Event seeks to help families of missing, murdered Indigenous people – Orange County Register
Across the United States, the crisis continues.
Cases of missing and murdered Indigenous people grow, leaving family members looking for answers.
A Saturday, Sept. 30, event on the Soboba Band of Luiseño Indians’ reservation in Riverside County aims to do something about it.
The Soboba Casino Resort near San Jacinto will host one of several statewide public safety events organized by the state Department of Justice, tribal governments and law enforcement. It will be the first in Southern California, where there are more than 20 federally recognized tribes.
At the event, family and friends can report a missing loved one, receive an update on an active missing person’s case and can bring photos or records that could help. They can also provide a DNA sample for the state’s Missing Persons DNA program, which compares DNA from unidentified persons and human remains with the DNA from personal items belonging to reported missing persons, and the DNA from relatives of missing persons, organizers said.
Event panels will explain to tribal community members what happens during a missing persons’ investigation, how to identify signs of trafficking, and connect with programs and services working with victims’ families. They can also share and hear testimonies, or meet privately with investigators.
Department of Justice spokesperson Tara Gallegos said the events, billed “Missing in California Indian Country,” intend to elevate the state’s response to the issue. With more than 700,000 tribal citizens, California has the most Native American residents in the nation.
Indigenous women make up a large portion of reported missing and murdered individuals, 2023 data from the National Institute of Justice show. Statistics show that 84.3% of Indigenous women will experience violence in their lifetime — compared to 71% of White women — including higher rates of sexual violence, physical violence, stalking or psychological aggression by their partner.
Among Indigenous men, 81% are more likely to have been victims of violence, compared to 64% of White men.
Indian Country has been “gripped by an epidemic of missing or murdered Indigenous people, whose cases far too often go unsolved,” President Joe Biden said in May in his remarks declaring Missing or Murdered Indigenous Persons Awareness Day on May 5.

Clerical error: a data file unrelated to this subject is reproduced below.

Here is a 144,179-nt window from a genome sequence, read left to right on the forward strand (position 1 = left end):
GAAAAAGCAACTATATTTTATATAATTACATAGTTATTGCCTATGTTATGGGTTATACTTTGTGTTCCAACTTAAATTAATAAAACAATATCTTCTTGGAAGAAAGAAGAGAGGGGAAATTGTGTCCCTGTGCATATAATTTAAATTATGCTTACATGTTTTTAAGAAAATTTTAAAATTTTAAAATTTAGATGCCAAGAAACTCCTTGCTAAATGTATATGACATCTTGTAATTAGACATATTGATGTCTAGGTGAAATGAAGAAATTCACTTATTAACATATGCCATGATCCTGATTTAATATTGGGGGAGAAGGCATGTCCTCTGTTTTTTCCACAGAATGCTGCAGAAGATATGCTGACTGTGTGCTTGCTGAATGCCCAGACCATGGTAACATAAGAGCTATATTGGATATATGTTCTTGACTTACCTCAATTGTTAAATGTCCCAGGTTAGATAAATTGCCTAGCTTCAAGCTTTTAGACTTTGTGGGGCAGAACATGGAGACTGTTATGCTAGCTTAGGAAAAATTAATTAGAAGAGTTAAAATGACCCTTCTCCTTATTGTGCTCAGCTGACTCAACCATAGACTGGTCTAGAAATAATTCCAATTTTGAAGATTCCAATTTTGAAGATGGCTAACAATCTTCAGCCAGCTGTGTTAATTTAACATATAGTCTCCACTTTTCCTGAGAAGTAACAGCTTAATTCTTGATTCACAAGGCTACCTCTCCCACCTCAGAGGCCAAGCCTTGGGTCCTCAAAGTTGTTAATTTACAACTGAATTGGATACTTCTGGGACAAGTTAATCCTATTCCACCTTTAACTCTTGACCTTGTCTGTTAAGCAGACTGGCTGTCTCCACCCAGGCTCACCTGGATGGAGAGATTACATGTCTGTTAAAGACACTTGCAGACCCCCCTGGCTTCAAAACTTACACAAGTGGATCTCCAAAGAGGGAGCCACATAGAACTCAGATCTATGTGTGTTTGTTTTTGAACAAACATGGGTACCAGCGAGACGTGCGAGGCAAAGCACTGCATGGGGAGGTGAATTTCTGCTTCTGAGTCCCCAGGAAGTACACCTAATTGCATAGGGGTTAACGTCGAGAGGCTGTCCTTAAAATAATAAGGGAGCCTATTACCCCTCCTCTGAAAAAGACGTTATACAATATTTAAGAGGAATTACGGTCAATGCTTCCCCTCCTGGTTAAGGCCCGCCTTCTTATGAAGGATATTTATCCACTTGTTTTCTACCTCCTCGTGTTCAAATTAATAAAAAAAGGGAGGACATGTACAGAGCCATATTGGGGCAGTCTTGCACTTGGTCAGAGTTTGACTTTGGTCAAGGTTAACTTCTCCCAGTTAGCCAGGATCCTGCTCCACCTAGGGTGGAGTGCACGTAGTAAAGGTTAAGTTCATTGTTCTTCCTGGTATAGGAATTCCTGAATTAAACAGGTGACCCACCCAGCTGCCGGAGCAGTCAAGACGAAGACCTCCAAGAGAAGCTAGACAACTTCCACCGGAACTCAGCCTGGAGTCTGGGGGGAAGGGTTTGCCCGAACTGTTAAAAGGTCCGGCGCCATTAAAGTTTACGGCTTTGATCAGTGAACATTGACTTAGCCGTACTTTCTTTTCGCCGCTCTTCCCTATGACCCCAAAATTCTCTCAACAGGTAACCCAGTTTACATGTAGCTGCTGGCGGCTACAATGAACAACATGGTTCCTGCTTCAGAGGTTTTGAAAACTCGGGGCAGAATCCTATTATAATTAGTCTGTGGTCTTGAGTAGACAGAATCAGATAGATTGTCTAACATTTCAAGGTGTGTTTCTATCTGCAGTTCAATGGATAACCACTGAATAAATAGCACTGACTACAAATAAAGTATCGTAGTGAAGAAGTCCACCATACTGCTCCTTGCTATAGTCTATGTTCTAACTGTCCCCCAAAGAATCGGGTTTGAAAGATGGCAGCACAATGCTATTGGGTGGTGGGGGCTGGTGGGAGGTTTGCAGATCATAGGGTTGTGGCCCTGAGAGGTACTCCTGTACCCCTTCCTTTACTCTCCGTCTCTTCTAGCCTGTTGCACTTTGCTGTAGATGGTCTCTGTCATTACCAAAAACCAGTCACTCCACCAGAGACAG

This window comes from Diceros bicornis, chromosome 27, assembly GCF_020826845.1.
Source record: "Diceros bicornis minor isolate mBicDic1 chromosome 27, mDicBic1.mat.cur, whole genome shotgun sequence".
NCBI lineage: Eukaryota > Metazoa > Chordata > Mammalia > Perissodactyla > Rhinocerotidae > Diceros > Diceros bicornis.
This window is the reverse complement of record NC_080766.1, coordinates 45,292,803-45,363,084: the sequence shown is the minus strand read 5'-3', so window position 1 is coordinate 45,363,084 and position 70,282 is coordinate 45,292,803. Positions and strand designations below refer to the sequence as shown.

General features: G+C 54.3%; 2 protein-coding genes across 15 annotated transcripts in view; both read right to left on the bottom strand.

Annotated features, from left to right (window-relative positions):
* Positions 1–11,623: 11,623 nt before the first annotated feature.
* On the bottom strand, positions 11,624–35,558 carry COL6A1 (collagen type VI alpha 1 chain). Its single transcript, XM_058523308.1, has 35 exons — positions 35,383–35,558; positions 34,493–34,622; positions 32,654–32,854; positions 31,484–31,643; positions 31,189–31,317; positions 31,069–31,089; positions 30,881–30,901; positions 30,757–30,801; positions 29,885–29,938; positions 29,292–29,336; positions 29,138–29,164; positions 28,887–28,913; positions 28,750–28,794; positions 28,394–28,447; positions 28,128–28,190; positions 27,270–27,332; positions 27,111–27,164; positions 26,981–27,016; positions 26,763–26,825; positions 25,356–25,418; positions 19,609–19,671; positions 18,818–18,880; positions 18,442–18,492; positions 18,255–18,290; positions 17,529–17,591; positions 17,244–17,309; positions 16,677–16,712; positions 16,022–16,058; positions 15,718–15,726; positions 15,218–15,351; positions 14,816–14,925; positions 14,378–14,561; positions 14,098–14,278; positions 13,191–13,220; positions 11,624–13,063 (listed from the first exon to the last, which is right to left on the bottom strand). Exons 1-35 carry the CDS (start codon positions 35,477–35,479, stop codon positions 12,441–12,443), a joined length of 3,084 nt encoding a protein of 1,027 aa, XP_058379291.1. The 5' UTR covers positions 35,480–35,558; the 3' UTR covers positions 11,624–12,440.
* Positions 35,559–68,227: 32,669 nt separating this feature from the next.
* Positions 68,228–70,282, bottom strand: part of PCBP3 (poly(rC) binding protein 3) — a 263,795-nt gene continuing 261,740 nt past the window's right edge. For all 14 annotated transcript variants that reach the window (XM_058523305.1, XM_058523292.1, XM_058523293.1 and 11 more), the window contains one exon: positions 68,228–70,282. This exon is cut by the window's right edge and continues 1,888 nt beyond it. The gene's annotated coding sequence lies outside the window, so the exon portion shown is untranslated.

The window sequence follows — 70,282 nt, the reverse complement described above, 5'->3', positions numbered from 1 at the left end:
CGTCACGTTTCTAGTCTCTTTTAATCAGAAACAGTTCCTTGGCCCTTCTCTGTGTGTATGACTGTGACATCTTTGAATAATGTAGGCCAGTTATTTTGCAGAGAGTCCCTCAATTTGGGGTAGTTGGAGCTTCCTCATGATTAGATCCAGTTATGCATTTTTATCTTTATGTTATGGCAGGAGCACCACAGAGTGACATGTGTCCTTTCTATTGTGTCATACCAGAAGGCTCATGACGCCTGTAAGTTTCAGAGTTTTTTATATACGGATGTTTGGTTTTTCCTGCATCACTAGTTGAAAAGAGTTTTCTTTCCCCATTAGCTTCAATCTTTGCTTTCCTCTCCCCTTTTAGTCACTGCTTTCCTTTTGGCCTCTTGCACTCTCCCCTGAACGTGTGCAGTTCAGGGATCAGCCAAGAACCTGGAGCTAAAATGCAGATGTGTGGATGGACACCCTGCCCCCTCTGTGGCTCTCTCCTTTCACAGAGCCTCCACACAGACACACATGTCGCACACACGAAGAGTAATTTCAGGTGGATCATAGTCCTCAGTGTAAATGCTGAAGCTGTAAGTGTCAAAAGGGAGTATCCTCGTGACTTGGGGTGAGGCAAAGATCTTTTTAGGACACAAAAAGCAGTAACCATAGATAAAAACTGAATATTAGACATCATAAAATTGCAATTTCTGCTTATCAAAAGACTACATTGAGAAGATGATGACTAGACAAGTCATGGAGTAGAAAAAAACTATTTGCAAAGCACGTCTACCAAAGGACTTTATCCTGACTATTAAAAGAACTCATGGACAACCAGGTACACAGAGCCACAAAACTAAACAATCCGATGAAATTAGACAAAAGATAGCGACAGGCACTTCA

Reports show that investigations into violent crimes against Indigenous communities are lacking.
As of 2016, the National Crime Information Center reported 5,712 missing American Indian and Alaska Native women and girls in the U.S. — but only 116 of those cases had been logged into the National Missing and Unidentified Persons System.
In a statement, Attorney General Rob Bonta, who will speak at the Soboba event, called for efforts to support public safety for tribal communities, studying challenges the communities face and building relationships with tribal members “to ensure their voices are heard.”
“The unfortunate reality is that many of our tribal communities feel under threat — worried that their loved ones, their mothers, their daughters — will go missing, will be lost to violence and murder. This is unacceptable,” Bonta said.
Organizers will also discuss the state’s newest emergency notification system, the Feather Alert, which tells the public and law enforcement in real time when Indigenous people go missing under suspicious circumstances. It’s similar to the Amber Alert for a missing child.
Assemblymember James Ramos, D-San Bernardino, who authored the measure, known as AB 1314, that took effect Jan. 1, hosted a roundtable on the bill in Downey this week with local officials, law enforcement, and tribal members.
Ramos called for more resources and awareness about the Feather Alert, according to a livestream from the event.
More than 70% of the state’s Native population lives in urban areas; with close to 50% — around 327,000 — living in L.A. County alone, Ramos said. He shared a story about a tribal citizen who went missing in January, after the Feather Alert was implemented, who was later found alive and safe and returned home in the Mendocino County area.
“We know that (the alert) truly does work — and that there’s a lot of work to do moving forward,” he said, calling the high rates of murdered and missing Indigenous persons a “shameful state and national tragedy that does not receive the scrutiny and attention that it deserves.”
Soboba Chairman Isaiah Vivanco, who attended Tuesday’s roundtable, also praised the Feather Alert. He said that several young Soboba members were reported missing and found before it existed, but having the technology will greatly speed the process.
While the Soboba tribe does its best to safeguard members, Vivanco said, having long-established relationships with law enforcement is critical.
“When something like this happens, it’s up and down the state — it hits every race, but for Native Americans, it does get harder,” Vivanco said after the meeting. “I don’t know why Native Americans, women, are becoming targets. Some in the rural areas, without family or friends to turn to, are more vulnerable.”
Saturday’s session is from 10 a.m. to 5 p.m. at the casino, 22777 Soboba Road.
For information or to register, click here.
The U.S. Justice Department has a resource page for reporting and identifying missing persons on its website.
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